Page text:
Wednesday, August 4, 2010

Lou Ye's SPRING FEVER: difficult and feverish -- but worth wrestling with

Just keeping the characters straight (though most of the males are gay or bi) should present the first big hurdle in viewing SPRING FEVER, the latest half-hidden passion fest from Chinese bad boy Lou Ye. It took TrustMovies a good portion of the film's 107-minute running time to piece together who these people were and what was going on. Post-screening, as he stood and talked with two compatriots about this film -- all of us still struggling to make certain we had our facts correct and with mixed (but much more positive than negative) feelings about the movie -- he realized how taken he had been with Mr. Lou's alternately delicate and deeply-felt creation.   

Still in trouble with the powers-that-be, after earlier no-no's like Weekend Lover (censored), Suzhou River (banned) and Summer Palace (which got this writer/director banished for five years), Lou, shown at left, now tackles homosexuality head-on and comes up with a movie that is difficult, unusual, but very hard to shake, once it's gotten its claws into you. China might want the world to believe (as Israel once asked us to do) that there is simply no homosexuality within its own borders (and even if there were, the state would certainly not countenance it -- no, no, no!), but if we accept Lou as our guide, man-to-man love is all over the place -- closeted, perhaps, with plenty of secret assignations, but also pretty "out there," complete with cross-dressing nightclub performers, trannie bars, the works!

Seemingly shot on the fly, often dark and muddy, the movie features a lot of man-on-man heat, mostly heavy petting ("All that kissing!" as one IFC employee put it at the screening I attended), with some nudity now and then (rear rather than frontal).  What interests Lou (if not, perhaps, you) is the great passion involved here, and the need of the individual to act on it and to have the privacy to do so, at the same time as the state insists on overseeing everything.  This is a conundrum difficult to resolve, and part of the pleasure of the finale, or so it seems to me, is that this individual-against-state situation does at last find some peace and resolution, even if much has to be given up in the process.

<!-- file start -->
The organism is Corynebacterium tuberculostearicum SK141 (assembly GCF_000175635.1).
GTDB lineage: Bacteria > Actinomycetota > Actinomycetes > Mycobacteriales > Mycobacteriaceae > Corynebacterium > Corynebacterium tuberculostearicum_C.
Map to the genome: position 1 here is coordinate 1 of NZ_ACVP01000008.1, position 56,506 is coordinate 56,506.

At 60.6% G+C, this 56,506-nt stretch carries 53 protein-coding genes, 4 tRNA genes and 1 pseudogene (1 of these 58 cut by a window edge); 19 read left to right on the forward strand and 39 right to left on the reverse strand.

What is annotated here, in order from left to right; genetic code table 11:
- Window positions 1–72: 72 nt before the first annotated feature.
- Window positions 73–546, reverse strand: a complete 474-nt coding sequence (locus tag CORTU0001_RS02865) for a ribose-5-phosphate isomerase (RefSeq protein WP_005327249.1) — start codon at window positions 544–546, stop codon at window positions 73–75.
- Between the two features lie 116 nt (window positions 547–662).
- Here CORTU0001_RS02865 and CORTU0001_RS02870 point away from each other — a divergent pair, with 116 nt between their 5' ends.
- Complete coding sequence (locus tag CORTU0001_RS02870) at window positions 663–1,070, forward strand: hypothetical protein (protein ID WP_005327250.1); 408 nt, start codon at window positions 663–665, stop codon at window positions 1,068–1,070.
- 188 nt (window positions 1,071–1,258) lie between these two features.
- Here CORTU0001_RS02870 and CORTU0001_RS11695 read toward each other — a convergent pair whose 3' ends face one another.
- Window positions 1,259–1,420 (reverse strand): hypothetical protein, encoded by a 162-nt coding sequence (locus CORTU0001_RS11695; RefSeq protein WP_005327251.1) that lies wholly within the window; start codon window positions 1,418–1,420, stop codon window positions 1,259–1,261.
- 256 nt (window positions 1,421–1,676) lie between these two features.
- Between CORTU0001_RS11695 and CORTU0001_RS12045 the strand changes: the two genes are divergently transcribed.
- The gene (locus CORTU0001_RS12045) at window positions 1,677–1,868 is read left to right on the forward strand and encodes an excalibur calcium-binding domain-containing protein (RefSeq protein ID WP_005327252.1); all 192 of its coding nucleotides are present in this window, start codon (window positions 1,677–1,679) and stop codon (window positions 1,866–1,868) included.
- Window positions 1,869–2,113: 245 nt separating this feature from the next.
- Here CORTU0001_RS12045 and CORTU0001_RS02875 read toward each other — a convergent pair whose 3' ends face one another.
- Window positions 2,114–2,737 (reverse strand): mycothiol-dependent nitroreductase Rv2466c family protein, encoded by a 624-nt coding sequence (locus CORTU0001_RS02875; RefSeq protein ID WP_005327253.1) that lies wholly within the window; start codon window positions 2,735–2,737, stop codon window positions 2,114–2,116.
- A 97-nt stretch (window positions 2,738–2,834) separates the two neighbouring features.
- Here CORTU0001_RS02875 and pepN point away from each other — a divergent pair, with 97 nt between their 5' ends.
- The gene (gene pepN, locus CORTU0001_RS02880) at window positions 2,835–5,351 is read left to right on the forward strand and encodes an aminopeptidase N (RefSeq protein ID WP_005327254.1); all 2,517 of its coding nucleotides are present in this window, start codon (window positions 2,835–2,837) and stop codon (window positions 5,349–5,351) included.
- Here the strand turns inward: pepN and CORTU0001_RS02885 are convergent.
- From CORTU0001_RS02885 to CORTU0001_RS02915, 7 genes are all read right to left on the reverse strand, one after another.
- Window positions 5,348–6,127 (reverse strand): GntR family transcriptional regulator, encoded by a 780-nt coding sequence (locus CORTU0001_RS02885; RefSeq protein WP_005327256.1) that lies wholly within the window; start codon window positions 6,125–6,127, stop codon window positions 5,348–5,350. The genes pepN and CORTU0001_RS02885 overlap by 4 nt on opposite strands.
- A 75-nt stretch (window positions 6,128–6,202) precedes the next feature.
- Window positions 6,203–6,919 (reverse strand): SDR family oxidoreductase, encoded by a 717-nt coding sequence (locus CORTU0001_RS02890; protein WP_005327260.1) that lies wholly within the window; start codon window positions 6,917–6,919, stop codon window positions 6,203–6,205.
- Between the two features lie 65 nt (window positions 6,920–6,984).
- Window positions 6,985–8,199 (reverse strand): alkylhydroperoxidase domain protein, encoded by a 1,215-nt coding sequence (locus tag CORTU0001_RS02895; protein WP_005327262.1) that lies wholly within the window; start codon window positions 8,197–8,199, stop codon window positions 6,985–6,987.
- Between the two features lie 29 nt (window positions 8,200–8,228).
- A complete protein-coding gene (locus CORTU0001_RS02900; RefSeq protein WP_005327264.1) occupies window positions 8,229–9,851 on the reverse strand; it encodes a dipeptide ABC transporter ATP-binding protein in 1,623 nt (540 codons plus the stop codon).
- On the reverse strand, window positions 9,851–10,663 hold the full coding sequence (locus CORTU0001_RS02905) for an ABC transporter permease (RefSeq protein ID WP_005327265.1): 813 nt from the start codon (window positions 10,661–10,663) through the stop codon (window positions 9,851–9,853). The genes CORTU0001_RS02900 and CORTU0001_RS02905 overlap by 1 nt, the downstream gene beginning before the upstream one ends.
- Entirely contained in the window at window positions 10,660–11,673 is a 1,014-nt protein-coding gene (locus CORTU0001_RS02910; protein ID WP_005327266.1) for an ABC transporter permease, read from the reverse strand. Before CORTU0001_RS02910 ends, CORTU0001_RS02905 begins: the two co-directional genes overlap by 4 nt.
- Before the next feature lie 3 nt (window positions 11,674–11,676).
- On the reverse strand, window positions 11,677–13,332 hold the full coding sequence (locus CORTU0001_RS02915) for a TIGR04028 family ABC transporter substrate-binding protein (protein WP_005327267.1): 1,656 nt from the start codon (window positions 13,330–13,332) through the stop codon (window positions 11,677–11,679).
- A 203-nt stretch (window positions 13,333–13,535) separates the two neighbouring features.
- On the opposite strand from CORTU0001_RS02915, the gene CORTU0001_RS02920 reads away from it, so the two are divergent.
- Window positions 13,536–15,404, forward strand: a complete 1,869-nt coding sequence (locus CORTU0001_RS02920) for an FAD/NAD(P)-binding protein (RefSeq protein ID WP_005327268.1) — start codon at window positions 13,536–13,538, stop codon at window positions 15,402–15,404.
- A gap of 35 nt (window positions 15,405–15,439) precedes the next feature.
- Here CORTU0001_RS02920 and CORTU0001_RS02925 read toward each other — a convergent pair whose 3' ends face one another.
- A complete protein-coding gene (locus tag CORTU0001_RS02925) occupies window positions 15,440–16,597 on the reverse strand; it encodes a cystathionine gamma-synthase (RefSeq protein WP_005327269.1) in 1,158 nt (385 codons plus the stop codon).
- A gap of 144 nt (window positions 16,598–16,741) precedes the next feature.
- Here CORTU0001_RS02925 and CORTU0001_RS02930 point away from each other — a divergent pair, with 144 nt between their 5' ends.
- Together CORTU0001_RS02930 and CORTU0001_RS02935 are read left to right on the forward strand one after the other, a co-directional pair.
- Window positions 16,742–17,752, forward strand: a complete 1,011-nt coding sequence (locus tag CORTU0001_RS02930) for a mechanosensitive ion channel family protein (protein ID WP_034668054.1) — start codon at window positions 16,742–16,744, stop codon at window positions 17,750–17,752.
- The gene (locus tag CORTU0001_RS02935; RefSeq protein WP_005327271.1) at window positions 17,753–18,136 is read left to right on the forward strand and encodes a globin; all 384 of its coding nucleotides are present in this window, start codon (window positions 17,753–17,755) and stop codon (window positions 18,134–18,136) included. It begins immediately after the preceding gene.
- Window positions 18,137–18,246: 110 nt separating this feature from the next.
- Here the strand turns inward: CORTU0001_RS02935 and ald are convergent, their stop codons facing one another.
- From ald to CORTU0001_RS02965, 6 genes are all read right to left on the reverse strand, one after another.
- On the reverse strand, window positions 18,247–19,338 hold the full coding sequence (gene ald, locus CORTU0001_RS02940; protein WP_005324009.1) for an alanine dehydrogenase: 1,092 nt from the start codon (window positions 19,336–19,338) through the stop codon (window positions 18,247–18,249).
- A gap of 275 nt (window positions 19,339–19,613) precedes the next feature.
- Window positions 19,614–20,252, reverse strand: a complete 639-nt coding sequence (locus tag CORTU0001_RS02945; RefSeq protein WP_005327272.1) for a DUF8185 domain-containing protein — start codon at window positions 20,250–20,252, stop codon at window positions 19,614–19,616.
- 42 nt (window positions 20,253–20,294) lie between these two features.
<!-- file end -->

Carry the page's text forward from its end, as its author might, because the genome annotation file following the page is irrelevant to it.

The movie begins as a gay twosome, expands to a trio (the wife of one of the men) and then into a quartet, when she hires a photog-
rapher to follow her husband. The photographer has his own girlfriend, though he soon becomes fixated on the unmarried of the two gay men, and so finally the movie is a quintet -- until, sadly, it becomes a quartet again -- of lonely, unsatisfied people frustrated by their own needs, half of which are forbidden by the state.

Beginning with scenes of flowers in the rain and poetic quotes to match, Lou runs the risk of seeming pretentious.  Yet the poetry -- of seasons, insects, flowers and feelings --  begins to take hold in the writing and even in the sub-par visuals.  There's a hypnotic quality to the movie, along with a sadness and melancholy that is finally unshakable.  Spring Fever marks another collaboration, after Summer Palace, with writer Mei Feng (who won, to some disagreement, the Best Screenplay award at Cannes last year).  It is certainly an unusual screenplay, I'll give it that: one that challenges but also rewards.

Guilt, identity, a fluid sexuality, and questions, question, questions. Besides the incursions of the state, there is something else that is keeping the two original male lovers apart.  When the equation changes, and the more female of the two bonds with the photographer, the same inability to give over and commit is still there.  Is this the inscrutable East?  Or the even more inscrutable notion of sexual identity?

You try to figure it out, as Spring Fever, via Strand Releasing, opens this Friday in New York City at the IFC Center and maybe elsewhere, soon, I hope.

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